Views | Poverty and the Planning Commission eyewash

Views | Poverty and the Planning Commission eyewash

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The Planning Commission last week told the Supreme Court that only villagers earning less than Rs26 per day and city dwellers earning less than Rs32 per day will be considered poor, and hence be eligible for government assistance.

These new poverty thresholds raised howls of protests from economists, social activists and political leaders. The recent debates have been yet another addition to the endlessly-heated arguments about the extent of poverty in India.

There is no one way to calculate a poverty line. Most governments calculate poverty thresholds based on how much money is needed to maintain a decent life. The first poverty estimates used in India were based on the money required to buy a minimum number of calories per day. A person was not considered poor as long as he kept hunger at bay.

This was when India was a desperately poor country. Since then, there has been a crying need to expand the consumption basket beyond food to other essentials such as education, clean drinking water and healthcare. The government has expanded its definition of poverty in more recent studies, such as the one presented by the late Suresh Tendulkar.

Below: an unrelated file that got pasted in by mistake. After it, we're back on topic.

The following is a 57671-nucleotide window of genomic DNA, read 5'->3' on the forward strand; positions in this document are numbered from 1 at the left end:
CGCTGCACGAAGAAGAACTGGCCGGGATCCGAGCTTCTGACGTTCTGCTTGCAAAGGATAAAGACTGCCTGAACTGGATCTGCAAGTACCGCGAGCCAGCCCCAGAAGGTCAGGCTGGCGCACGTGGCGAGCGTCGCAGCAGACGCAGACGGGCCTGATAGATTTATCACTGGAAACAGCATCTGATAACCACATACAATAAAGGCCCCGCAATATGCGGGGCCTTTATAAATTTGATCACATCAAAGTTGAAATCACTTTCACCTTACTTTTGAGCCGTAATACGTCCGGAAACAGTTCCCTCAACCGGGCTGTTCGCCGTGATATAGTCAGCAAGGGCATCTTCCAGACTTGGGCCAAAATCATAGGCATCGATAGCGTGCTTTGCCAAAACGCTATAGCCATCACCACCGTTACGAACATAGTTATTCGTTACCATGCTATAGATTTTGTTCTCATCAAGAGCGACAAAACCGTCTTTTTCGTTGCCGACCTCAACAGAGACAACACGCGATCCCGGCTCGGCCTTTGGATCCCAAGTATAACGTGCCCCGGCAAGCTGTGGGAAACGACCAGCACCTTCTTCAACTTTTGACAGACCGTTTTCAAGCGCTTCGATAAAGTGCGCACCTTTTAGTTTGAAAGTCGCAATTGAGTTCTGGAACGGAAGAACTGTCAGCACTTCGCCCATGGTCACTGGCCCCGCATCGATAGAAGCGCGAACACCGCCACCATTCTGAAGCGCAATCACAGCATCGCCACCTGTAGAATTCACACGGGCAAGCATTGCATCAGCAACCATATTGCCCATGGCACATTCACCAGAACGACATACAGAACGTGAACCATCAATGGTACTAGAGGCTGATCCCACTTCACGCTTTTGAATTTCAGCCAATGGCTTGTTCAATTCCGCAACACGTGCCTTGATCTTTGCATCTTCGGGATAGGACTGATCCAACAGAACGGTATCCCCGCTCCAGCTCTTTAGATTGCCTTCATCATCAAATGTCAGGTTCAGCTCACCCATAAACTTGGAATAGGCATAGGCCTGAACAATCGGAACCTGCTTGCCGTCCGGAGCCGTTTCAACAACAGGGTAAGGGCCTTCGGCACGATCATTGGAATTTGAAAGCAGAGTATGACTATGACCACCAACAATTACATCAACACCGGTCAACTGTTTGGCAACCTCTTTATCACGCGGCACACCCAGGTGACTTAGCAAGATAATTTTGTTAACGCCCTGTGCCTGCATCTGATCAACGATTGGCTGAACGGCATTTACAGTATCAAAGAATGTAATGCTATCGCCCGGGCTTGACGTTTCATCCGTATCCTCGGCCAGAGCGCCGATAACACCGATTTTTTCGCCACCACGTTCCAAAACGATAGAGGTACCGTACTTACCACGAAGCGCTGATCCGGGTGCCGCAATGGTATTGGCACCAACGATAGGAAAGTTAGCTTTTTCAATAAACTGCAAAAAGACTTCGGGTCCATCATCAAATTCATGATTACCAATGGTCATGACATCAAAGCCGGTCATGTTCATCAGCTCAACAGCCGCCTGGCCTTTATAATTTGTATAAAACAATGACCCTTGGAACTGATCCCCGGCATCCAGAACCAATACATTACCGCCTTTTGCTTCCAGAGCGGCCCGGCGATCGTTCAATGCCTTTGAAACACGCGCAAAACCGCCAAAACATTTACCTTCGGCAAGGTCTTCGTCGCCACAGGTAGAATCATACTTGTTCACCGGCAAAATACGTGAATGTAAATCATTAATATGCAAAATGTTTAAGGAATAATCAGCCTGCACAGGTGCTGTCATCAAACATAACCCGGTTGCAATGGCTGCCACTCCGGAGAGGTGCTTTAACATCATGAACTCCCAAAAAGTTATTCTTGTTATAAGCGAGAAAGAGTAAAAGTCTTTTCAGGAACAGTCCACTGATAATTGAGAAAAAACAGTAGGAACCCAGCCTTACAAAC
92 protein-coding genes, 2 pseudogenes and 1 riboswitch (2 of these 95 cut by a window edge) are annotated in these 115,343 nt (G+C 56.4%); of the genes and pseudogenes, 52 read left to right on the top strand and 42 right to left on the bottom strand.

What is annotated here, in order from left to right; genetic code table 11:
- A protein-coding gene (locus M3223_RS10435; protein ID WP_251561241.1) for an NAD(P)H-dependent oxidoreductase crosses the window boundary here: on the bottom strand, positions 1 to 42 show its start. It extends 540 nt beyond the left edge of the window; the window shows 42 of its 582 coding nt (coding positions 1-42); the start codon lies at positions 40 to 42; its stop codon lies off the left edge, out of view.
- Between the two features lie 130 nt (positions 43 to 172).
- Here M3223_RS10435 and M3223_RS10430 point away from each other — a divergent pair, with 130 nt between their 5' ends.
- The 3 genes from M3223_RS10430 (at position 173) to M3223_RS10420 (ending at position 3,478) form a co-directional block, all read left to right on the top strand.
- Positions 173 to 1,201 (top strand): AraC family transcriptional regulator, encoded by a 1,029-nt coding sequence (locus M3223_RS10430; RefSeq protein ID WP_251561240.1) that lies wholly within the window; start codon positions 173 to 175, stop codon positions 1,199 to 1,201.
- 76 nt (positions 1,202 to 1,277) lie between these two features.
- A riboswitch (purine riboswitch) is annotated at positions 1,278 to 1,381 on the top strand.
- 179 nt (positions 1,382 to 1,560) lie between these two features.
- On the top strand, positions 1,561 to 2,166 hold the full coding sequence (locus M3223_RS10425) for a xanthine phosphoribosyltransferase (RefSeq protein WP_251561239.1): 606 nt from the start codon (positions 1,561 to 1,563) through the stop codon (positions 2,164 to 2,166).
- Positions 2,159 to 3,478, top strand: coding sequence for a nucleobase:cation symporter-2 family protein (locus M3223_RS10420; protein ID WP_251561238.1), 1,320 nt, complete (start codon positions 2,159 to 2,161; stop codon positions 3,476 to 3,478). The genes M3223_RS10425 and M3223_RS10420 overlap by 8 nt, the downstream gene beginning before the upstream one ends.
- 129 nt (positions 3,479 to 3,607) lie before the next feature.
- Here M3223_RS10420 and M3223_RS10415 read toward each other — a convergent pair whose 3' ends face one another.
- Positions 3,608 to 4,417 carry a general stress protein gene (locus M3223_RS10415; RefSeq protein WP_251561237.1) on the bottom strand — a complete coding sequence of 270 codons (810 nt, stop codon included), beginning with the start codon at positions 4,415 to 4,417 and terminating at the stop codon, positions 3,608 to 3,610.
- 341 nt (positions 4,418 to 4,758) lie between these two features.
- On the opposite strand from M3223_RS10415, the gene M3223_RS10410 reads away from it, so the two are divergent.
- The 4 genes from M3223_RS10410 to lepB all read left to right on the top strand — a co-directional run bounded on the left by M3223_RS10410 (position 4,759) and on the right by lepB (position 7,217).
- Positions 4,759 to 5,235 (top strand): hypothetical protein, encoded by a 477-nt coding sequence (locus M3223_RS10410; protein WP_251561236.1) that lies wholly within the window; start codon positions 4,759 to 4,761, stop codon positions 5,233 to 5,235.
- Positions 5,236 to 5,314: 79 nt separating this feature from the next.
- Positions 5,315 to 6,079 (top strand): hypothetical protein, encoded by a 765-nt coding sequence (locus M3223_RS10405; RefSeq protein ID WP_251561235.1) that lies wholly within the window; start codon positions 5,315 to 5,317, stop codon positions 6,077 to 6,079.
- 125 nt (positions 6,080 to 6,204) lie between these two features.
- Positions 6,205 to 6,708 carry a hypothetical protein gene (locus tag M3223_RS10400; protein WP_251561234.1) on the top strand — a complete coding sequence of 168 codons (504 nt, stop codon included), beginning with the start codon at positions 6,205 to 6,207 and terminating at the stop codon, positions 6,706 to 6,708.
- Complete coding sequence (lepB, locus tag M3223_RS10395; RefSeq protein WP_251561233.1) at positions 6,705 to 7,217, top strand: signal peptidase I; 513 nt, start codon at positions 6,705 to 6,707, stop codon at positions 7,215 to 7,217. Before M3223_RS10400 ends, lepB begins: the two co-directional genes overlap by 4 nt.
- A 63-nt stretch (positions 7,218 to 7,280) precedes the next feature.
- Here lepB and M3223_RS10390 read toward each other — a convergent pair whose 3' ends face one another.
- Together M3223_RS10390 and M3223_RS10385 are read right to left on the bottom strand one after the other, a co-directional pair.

The Planning Commission numbers are ridiculously low because living on so little for a day will be impossibly difficult.

The more difficult question is how much the poverty threshold should be higher by. A closer look at the numbers is required. The urban poverty line is around 19% and the rural poverty line is around 15% of India’s per capita gross domestic product (GDP) in 2010-11.

Let us compare it with some other countries in the region. Terry McKinley of the School of Oriental and African Studies in London has helped the Asian Development Bank develop a social protection index. His research shows that the national poverty line was, on average, 28% of the gross domestic product (GDP) for 27 Asian countries.

In a power point presentation made earlier this year that is available online, McKinley notes that the Chinese national poverty line was only 8% of that country’s GDP, which is the lowest proportion in Asia. The comparable ratio was 25% in Pakistan and Vietnam, 35% in Mongolia, 40% in Bangladesh and over 50% in Cambodia. McKinley says the number for India is close to 20%.

The Indian poverty line estimated by the Planning Commission is way too low compared to the rest of the region (if one leaves China aside). The rural and urban poverty lines need to be at least double of the Planning Commission estimate --- or 52 a day for villagers and 64 a day for city dwellers.